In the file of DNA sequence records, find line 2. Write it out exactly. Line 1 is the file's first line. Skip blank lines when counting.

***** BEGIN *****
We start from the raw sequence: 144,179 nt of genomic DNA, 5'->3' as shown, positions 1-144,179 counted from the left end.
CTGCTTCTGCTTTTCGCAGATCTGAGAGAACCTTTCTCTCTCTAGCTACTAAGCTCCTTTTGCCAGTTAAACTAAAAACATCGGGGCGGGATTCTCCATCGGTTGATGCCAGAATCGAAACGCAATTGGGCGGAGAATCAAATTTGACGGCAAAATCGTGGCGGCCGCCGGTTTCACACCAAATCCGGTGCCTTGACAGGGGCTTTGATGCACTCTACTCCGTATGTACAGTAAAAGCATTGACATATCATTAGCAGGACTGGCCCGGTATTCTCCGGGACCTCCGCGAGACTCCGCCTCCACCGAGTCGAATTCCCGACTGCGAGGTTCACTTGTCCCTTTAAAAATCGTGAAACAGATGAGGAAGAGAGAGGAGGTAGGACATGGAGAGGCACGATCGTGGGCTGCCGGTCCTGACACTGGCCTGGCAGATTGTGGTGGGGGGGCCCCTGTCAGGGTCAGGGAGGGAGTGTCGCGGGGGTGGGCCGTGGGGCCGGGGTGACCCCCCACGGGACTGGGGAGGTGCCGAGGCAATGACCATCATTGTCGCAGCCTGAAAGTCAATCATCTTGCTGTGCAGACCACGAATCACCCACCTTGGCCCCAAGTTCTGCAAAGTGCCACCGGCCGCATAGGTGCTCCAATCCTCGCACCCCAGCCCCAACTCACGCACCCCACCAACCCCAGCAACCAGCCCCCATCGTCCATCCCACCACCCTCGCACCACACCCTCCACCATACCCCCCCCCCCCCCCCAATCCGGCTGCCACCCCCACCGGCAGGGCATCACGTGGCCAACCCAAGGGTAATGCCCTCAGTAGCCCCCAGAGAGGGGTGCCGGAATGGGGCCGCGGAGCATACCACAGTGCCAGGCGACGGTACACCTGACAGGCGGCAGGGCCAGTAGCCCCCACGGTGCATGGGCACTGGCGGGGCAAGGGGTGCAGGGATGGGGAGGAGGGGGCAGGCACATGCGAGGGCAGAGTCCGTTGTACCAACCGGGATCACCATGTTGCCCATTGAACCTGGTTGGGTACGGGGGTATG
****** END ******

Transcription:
CTGCTTCTGCTTTTCGCAGATCTGAGAGAACCTTTCTCTCTCTAGCTACTAAGCTCCTTTTGCCAGTTAAACTAAAAACATCGGGGCGGGATTCTCCATCGGTTGATGCCAGAATCGAAACGCAATTGGGCGGAGAATCAAATTTGACGGCAAAATCGTGGCGGCCGCCGGTTTCACACCAAATCCGGTGCCTTGACAGGGGCTTTGATGCACTCTACTCCGTATGTACAGTAAAAGCATTGACATATCATTAGCAGGACTGGCCCGGTATTCTCCGGGACCTCCGCGAGACTCCGCCTCCACCGAGTCGAATTCCCGACTGCGAGGTTCACTTGTCCCTTTAAAAATCGTGAAACAGATGAGGAAGAGAGAGGAGGTAGGACATGGAGAGGCACGATCGTGGGCTGCCGGTCCTGACACTGGCCTGGCAGATTGTGGTGGGGGGGCCCCTGTCAGGGTCAGGGAGGGAGTGTCGCGGGGGTGGGCCGTGGGGCCGGGGTGACCCCCCACGGGACTGGGGAGGTGCCGAGGCAATGACCATCATTGTCGCAGCCTGAAAGTCAATCATCTTGCTGTGCAGACCACGAATCACCCACCTTGGCCCCAAGTTCTGCAAAGTGCCACCGGCCGCATAGGTGCTCCAATCCTCGCACCCCAGCCCCAACTCACGCACCCCACCAACCCCAGCAACCAGCCCCCATCGTCCATCCCACCACCCTCGCACCACACCCTCCACCATACCCCCCCCCCCCCCCCAATCCGGCTGCCACCCCCACCGGCAGGGCATCACGTGGCCAACCCAAGGGTAATGCCCTCAGTAGCCCCCAGAGAGGGGTGCCGGAATGGGGCCGCGGAGCATACCACAGTGCCAGGCGACGGTACACCTGACAGGCGGCAGGGCCAGTAGCCCCCACGGTGCATGGGCACTGGCGGGGCAAGGGGTGCAGGGATGGGGAGGAGGGGGCAGGCACATGCGAGGGCAGAGTCCGTTGTACCAACCGGGATCACCATGTTGCCCATTGAACCTGGTTGGGTACGGGGGTATG